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What initiated the change?
In 2013 the sexual health and contraception services across Birmingham, UK were put out to tender by the commissioning parties Birmingham City Council and Solihull Metropolitan Borough Council. The commissioners' primary focus was to integrate the disparate services managed by different trusts and other associated providers within the region and to bring them under one contract. Another aim was for primary care to play a bigger role in providing sexual health services (SHS). There was also to be greater emphasis on safeguarding and health promotion, and for the service to deliver new ways of working by using media and technology.
How did Umbrella start?
University Hospitals Birmingham NHS Foundation Trust (UHB) developed a bid based upon the commissioners' vision and created a novel approach to how services could be delivered. UHB were successfully awarded the tender in December 2014, and merging with Solihull-based SHS, the Umbrella service was launched in August 2015. A 5-year contract was agreed, and despite a complete service redesign represented a cost saving.
What does Umbrella look like?
Based on 10 key service outcomes (Table 1) a unique partnership branded Umbrella, with UHB as the lead partner, was launched. Umbrella aspires to be the largest integrated sexual health and contraception service in the world. Umbrella aimed to turn its original service model on its head, focusing on prevention rather than treatment (Figure 1), helping to educate, empower and engage service users in order to better meet the 10 key service outcomes.
UHB already provided SHS in Birmingham and as part of the new contract took over services from other trusts as well as partnering with general practitioners (GPs), community pharmacists and a large number of third-sector organisations. This contract was to provide fully integrated sexual health and contraception services across Birmingham and Solihull.
The service follows a ‘hub and spoke’ model with the central hub in the centre of Birmingham at Whittall Street Clinic (WSC) and seven spoke clinics. The specialist service hub at WSC was expanded and offers basic and complex genitourinary medicine clinics [including syphilis and chronic sexually transmitted infection (STI) problems], basic and complex contraception and complex implant removal, psychosexual counselling, vulval dermatology and post-exposure prophylaxis after sexual exposure to HIV. Seven spoke clinics offer 6/7 days a week SHS. A specific under-25s service at the Birmingham city centre branch of Boots has been launched (following the closure of Brook in the city). In the first year Umbrella clinics have recorded approximately 100 000 attendances.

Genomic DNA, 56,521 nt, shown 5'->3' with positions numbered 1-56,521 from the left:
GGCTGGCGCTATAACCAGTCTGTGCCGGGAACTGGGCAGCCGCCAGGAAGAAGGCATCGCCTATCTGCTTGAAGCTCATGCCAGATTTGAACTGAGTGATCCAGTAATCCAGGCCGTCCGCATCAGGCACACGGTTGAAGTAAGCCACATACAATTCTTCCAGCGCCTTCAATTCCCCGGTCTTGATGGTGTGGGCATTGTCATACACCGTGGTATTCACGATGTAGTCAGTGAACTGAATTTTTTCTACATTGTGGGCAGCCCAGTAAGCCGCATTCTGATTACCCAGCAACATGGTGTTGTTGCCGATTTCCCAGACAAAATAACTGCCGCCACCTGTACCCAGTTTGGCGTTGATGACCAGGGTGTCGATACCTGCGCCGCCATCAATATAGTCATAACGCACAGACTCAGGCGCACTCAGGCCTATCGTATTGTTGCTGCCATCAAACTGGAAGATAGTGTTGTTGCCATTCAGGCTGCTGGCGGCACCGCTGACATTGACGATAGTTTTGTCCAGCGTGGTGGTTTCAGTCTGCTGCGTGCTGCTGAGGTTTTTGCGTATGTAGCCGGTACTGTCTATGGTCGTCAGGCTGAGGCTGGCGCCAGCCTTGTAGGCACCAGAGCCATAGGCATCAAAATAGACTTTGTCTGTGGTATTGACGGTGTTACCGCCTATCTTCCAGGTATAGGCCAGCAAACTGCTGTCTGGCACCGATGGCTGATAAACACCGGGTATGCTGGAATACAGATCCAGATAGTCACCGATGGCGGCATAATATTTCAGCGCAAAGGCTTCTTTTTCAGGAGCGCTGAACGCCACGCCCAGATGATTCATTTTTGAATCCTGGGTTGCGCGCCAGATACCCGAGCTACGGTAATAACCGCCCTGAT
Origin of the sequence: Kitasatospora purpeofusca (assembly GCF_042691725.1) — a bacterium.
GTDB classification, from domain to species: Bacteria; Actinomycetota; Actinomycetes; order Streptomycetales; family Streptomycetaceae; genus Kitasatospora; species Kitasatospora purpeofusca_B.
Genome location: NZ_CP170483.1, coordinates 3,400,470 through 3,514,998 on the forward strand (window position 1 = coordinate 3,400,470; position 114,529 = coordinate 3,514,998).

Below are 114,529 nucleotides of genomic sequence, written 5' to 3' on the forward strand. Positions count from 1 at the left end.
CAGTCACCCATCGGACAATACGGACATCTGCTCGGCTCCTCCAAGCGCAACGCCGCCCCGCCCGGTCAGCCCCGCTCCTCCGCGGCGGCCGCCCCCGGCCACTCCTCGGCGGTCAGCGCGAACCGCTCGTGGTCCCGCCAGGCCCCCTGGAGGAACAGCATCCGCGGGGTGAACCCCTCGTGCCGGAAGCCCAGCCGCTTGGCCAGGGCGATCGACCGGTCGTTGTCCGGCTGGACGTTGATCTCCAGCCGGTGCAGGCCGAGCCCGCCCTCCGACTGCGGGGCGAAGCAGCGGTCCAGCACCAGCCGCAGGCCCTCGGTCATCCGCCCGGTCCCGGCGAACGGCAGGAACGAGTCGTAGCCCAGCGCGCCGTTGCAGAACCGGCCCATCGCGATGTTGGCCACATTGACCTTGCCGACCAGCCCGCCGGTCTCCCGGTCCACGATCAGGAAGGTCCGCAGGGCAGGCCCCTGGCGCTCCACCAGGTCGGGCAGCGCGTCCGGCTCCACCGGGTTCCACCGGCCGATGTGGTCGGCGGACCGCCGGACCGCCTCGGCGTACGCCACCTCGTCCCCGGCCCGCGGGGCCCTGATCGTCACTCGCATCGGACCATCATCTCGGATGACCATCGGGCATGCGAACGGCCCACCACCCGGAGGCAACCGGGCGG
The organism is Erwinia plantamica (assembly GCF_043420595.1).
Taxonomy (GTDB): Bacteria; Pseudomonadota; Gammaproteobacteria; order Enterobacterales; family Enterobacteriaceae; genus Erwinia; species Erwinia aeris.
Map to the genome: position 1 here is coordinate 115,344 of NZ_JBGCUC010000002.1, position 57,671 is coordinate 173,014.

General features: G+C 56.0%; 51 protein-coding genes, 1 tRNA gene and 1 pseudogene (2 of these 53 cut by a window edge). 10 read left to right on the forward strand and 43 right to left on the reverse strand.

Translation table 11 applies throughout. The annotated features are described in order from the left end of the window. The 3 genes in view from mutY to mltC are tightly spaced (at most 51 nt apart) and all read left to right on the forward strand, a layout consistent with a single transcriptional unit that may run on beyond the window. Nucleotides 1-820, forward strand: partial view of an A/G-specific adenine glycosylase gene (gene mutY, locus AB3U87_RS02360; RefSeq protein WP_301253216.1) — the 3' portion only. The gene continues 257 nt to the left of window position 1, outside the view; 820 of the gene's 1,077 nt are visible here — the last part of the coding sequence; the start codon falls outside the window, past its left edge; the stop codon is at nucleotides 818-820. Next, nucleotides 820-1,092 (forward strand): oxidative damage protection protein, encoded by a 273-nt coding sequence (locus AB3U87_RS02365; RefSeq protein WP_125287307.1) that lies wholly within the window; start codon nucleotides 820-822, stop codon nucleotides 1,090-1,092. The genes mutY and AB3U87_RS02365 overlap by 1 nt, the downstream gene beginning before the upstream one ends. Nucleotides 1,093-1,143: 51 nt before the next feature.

Community pharmacists have been contracted as partners to provide basic SHS (which Parsons et al.2 showed could provide a satisfactory service). There are 98 Tier 1 pharmacies providing emergency contraception and STI screening, and 13 Tier 2 pharmacies who are able to initiate the combined oral contraceptive pill, progestogen-only pill and Depo-Provera® and follow-up hepatitis B vaccinations (under clearly defined patient group directions). There is ongoing recruitment to double the number of pharmacies. Many GPs have also been contracted to expand their provision of SHS. There is an advice helpline for the partners. Both pharmacists and GPs are paid per item of service delivered.
Self-sampling kits can be ordered online by service users residing in Birmingham or Solihull and delivered or collected from any of the partners. The kits are tailored to the type of sex the service user is having and contain self-taken swabs for chlamydia, gonorrhoea and blood tests for HIV and syphilis (and hepatitis B for men who have sex with men). Test samples are then returned by the service user to Umbrella for testing with results sent back by text. The aim is to expand in as many ways as possible the number of people tested and treated for STIs.
A number of third-sector organisations have been formally subcontracted to promote signposting to Umbrella services with the goal to contact vulnerable and hard-to-reach groups such as lesbian, gay, bisexual and transgender (LGBT), drug users, black and minority ethnic community and the homeless, to name a few.